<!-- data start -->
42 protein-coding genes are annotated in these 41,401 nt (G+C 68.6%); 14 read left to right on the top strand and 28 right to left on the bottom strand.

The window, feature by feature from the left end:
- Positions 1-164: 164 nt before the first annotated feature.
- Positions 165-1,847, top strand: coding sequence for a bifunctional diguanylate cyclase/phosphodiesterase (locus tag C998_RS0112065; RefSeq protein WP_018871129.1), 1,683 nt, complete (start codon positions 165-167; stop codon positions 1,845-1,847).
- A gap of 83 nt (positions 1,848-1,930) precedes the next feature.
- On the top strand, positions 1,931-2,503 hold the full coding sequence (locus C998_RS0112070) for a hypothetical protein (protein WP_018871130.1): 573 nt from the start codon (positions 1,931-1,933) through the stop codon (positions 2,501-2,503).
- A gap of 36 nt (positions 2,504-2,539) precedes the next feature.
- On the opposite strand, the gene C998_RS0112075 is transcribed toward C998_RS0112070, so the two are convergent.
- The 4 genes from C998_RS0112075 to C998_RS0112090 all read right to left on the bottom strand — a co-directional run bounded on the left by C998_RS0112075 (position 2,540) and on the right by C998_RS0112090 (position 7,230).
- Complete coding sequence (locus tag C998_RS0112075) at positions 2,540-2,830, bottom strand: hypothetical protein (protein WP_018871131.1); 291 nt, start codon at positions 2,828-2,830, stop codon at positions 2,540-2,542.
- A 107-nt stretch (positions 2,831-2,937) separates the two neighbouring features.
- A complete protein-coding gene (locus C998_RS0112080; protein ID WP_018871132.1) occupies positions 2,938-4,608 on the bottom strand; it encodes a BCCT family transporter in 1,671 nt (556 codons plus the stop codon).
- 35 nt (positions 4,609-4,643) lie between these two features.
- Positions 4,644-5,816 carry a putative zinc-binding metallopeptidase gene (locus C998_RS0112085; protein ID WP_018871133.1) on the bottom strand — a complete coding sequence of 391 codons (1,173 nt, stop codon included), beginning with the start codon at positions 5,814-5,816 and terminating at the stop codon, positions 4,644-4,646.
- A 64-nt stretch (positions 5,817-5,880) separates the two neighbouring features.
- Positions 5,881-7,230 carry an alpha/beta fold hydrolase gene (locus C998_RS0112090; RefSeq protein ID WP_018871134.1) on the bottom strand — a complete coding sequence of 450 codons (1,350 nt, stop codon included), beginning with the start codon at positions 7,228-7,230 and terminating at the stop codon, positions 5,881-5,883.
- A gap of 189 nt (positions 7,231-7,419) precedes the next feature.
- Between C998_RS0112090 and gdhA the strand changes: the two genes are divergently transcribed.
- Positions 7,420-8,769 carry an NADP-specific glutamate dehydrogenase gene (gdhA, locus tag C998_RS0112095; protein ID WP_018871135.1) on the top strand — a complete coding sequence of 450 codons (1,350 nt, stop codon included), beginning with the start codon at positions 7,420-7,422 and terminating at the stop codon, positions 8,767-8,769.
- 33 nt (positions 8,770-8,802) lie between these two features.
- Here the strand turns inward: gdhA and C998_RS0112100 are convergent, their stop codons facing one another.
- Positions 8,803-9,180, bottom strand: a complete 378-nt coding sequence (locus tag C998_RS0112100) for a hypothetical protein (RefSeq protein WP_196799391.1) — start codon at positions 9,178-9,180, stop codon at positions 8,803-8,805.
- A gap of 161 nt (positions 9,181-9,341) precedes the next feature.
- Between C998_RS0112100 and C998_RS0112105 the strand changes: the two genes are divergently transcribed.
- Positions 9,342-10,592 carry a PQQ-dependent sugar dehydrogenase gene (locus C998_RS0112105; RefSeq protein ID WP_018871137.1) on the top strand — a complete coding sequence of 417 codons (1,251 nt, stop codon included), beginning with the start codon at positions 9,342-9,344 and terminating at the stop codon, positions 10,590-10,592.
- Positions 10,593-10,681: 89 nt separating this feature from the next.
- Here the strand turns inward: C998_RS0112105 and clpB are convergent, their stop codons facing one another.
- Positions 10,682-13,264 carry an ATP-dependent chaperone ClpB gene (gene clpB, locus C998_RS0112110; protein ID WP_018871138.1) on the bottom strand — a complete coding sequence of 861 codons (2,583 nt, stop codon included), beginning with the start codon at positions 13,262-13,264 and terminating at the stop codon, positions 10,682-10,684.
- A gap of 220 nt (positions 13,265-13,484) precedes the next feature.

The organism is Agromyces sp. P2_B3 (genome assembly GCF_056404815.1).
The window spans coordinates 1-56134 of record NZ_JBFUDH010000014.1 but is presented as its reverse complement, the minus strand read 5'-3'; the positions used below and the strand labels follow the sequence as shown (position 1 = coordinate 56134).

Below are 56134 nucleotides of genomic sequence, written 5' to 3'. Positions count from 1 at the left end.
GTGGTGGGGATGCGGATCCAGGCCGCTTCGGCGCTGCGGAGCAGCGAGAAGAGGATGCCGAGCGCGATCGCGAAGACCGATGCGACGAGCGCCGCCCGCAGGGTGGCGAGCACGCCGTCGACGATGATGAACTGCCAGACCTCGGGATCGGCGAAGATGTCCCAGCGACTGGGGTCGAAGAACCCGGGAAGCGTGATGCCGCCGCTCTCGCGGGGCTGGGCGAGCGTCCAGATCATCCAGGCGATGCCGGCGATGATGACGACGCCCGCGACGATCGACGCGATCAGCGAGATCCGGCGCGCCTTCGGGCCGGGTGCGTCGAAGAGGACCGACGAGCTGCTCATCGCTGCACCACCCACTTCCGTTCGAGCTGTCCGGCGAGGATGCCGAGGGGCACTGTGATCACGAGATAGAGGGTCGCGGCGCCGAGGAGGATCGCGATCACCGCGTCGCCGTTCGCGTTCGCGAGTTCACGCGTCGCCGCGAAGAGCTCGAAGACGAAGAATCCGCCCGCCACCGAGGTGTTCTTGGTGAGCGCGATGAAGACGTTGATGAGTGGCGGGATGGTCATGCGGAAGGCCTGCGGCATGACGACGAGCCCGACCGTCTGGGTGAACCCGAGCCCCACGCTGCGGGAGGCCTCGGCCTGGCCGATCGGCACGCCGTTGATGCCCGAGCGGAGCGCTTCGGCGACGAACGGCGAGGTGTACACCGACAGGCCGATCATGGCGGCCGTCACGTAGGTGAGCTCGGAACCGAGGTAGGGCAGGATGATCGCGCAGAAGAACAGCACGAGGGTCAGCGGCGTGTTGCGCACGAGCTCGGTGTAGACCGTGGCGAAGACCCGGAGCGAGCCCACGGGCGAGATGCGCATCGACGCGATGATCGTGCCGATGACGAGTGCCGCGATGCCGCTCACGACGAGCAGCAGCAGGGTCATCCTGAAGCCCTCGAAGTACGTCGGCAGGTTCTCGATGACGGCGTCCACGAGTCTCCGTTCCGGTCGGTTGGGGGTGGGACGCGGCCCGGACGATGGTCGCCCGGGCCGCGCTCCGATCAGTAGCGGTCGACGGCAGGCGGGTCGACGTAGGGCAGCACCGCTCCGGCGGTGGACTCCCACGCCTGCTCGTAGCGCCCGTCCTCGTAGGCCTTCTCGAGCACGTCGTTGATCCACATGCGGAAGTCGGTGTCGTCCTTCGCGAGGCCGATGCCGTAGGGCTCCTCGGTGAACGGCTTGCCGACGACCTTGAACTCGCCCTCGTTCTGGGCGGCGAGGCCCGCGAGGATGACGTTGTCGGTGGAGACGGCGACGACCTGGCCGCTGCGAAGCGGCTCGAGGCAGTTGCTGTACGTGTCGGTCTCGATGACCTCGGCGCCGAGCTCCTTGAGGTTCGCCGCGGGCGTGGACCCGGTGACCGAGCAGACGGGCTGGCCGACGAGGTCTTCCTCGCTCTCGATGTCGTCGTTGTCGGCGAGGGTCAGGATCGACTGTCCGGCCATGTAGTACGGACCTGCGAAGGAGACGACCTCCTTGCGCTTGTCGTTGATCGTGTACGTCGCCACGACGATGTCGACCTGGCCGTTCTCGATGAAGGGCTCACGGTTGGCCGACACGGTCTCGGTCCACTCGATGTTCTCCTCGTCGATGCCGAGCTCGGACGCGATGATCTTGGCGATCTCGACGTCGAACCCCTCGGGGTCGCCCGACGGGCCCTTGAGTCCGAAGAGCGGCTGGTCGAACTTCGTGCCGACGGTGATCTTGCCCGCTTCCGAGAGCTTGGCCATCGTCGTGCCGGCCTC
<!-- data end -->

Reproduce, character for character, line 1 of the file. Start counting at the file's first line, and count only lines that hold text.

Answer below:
42 protein-coding genes are annotated in these 41,401 nt (G+C 68.6%); 14 read left to right on the top strand and 28 right to left on the bottom strand.